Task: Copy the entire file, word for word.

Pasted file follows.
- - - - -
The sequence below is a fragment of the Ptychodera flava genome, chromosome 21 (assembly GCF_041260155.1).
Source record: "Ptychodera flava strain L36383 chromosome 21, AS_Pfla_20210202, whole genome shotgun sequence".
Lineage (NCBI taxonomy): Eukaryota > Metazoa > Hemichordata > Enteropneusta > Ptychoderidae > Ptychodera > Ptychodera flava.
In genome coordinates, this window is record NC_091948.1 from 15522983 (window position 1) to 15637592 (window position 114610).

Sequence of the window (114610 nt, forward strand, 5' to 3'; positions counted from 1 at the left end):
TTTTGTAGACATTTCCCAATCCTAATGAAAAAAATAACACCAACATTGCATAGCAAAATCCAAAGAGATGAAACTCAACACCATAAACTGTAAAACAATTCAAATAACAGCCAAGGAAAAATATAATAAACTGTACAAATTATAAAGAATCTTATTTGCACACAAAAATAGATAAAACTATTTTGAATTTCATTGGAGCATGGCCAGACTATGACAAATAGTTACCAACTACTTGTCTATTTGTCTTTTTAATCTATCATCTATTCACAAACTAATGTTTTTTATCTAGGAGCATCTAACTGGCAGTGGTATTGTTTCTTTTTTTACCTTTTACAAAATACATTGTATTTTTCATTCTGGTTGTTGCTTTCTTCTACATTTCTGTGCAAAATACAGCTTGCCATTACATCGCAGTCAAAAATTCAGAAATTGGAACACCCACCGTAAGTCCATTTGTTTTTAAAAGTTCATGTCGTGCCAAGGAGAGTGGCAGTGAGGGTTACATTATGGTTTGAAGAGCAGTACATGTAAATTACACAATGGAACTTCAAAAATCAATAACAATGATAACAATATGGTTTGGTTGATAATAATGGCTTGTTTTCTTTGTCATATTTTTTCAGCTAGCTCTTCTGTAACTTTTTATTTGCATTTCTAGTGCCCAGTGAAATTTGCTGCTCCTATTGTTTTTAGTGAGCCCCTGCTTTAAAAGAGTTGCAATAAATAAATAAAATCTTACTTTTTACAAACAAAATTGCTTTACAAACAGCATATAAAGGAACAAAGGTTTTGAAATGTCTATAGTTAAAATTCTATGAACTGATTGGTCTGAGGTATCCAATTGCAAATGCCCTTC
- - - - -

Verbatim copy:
The sequence below is a fragment of the Ptychodera flava genome, chromosome 21 (assembly GCF_041260155.1).
Source record: "Ptychodera flava strain L36383 chromosome 21, AS_Pfla_20210202, whole genome shotgun sequence".
Lineage (NCBI taxonomy): Eukaryota > Metazoa > Hemichordata > Enteropneusta > Ptychoderidae > Ptychodera > Ptychodera flava.
In genome coordinates, this window is record NC_091948.1 from 15522983 (window position 1) to 15637592 (window position 114610).

Sequence of the window (114610 nt, forward strand, 5' to 3'; positions counted from 1 at the left end):
TTTTGTAGACATTTCCCAATCCTAATGAAAAAAATAACACCAACATTGCATAGCAAAATCCAAAGAGATGAAACTCAACACCATAAACTGTAAAACAATTCAAATAACAGCCAAGGAAAAATATAATAAACTGTACAAATTATAAAGAATCTTATTTGCACACAAAAATAGATAAAACTATTTTGAATTTCATTGGAGCATGGCCAGACTATGACAAATAGTTACCAACTACTTGTCTATTTGTCTTTTTAATCTATCATCTATTCACAAACTAATGTTTTTTATCTAGGAGCATCTAACTGGCAGTGGTATTGTTTCTTTTTTTACCTTTTACAAAATACATTGTATTTTTCATTCTGGTTGTTGCTTTCTTCTACATTTCTGTGCAAAATACAGCTTGCCATTACATCGCAGTCAAAAATTCAGAAATTGGAACACCCACCGTAAGTCCATTTGTTTTTAAAAGTTCATGTCGTGCCAAGGAGAGTGGCAGTGAGGGTTACATTATGGTTTGAAGAGCAGTACATGTAAATTACACAATGGAACTTCAAAAATCAATAACAATGATAACAATATGGTTTGGTTGATAATAATGGCTTGTTTTCTTTGTCATATTTTTTCAGCTAGCTCTTCTGTAACTTTTTATTTGCATTTCTAGTGCCCAGTGAAATTTGCTGCTCCTATTGTTTTTAGTGAGCCCCTGCTTTAAAAGAGTTGCAATAAATAAATAAAATCTTACTTTTTACAAACAAAATTGCTTTACAAACAGCATATAAAGGAACAAAGGTTTTGAAATGTCTATAGTTAAAATTCTATGAACTGATTGGTCTGAGGTATCCAATTGCAAATGCCCTTC